University of Washington
The University of Washington (commonly referred to as UW, simply Washington, or informally "U-Dub") is a large, public flagship research university in Seattle, Washington, established in 1861.
Washington is one of the oldest universities on the West Coast. It has three campuses, with the oldest and largest being located in the University District of Seattle and two others in Tacoma and Bothell. The university is among the most reputable and most competitive within the United States. Overall, Washington encompasses 500 buildings and over 20 million gross square footage of space, including over 26 university libraries, the UW Tower office building, art centers, museums, lecture halls, laboratories and conference centers.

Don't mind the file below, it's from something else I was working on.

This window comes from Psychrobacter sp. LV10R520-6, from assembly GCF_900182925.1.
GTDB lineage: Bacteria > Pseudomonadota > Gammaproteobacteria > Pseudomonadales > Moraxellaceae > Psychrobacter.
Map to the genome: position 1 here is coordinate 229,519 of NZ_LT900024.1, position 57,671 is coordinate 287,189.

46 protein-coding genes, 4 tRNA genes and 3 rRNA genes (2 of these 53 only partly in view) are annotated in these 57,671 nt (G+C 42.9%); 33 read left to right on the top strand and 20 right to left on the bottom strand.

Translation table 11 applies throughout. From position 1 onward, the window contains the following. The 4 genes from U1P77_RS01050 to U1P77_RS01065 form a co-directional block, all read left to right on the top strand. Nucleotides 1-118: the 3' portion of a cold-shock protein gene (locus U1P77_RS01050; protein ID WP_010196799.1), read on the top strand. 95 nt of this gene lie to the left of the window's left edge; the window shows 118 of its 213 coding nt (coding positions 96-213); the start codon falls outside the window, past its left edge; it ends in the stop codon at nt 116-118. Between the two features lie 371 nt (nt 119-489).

Washington is a member of the Association of American Universities and is consistently ranked among the top 15 universities in the world by a variety of international publications. The University offers bachelor's, master's and doctoral degrees through its 140 departments, organized into various colleges and schools. Its alumni, faculty and students include Nobel Prize laureates, Pulitzer Prize winners, Fulbright Scholars, Rhodes Scholars, Marshall Scholars, as well as members of distinguished institutions. Washington is home to the best medical school in the U.S., as well as some of the nation's top schools in business, computer science, engineering, law, pharmacy and statistics. In athletics, the university competes in the NCAA Division I Pac-12 Conference (Pac-12). Its athletic teams are called the Huskies.